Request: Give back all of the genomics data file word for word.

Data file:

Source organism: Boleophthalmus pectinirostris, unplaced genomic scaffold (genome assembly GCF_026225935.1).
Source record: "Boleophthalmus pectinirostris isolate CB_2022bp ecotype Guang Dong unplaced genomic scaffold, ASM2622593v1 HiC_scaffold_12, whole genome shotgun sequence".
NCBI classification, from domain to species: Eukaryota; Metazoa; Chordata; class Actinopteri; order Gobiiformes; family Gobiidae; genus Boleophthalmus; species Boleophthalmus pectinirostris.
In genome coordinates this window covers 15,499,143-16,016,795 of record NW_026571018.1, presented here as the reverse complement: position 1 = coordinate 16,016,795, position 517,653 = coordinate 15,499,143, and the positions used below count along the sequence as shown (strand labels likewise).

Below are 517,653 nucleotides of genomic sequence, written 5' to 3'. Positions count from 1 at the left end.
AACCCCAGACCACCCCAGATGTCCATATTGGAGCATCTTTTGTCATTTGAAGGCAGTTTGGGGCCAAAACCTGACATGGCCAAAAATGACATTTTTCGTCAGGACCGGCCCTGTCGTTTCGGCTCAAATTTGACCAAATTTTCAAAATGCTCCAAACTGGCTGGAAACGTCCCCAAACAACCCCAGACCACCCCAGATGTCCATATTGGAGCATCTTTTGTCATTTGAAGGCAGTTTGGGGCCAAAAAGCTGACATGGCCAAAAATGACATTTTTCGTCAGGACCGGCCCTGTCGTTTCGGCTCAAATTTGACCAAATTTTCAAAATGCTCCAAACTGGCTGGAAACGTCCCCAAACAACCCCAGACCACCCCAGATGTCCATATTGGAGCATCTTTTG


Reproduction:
Source organism: Boleophthalmus pectinirostris, unplaced genomic scaffold (genome assembly GCF_026225935.1).
Source record: "Boleophthalmus pectinirostris isolate CB_2022bp ecotype Guang Dong unplaced genomic scaffold, ASM2622593v1 HiC_scaffold_12, whole genome shotgun sequence".
NCBI classification, from domain to species: Eukaryota; Metazoa; Chordata; class Actinopteri; order Gobiiformes; family Gobiidae; genus Boleophthalmus; species Boleophthalmus pectinirostris.
In genome coordinates this window covers 15,499,143-16,016,795 of record NW_026571018.1, presented here as the reverse complement: position 1 = coordinate 16,016,795, position 517,653 = coordinate 15,499,143, and the positions used below count along the sequence as shown (strand labels likewise).

Below are 517,653 nucleotides of genomic sequence, written 5' to 3'. Positions count from 1 at the left end.
AACCCCAGACCACCCCAGATGTCCATATTGGAGCATCTTTTGTCATTTGAAGGCAGTTTGGGGCCAAAACCTGACATGGCCAAAAATGACATTTTTCGTCAGGACCGGCCCTGTCGTTTCGGCTCAAATTTGACCAAATTTTCAAAATGCTCCAAACTGGCTGGAAACGTCCCCAAACAACCCCAGACCACCCCAGATGTCCATATTGGAGCATCTTTTGTCATTTGAAGGCAGTTTGGGGCCAAAAAGCTGACATGGCCAAAAATGACATTTTTCGTCAGGACCGGCCCTGTCGTTTCGGCTCAAATTTGACCAAATTTTCAAAATGCTCCAAACTGGCTGGAAACGTCCCCAAACAACCCCAGACCACCCCAGATGTCCATATTGGAGCATCTTTTG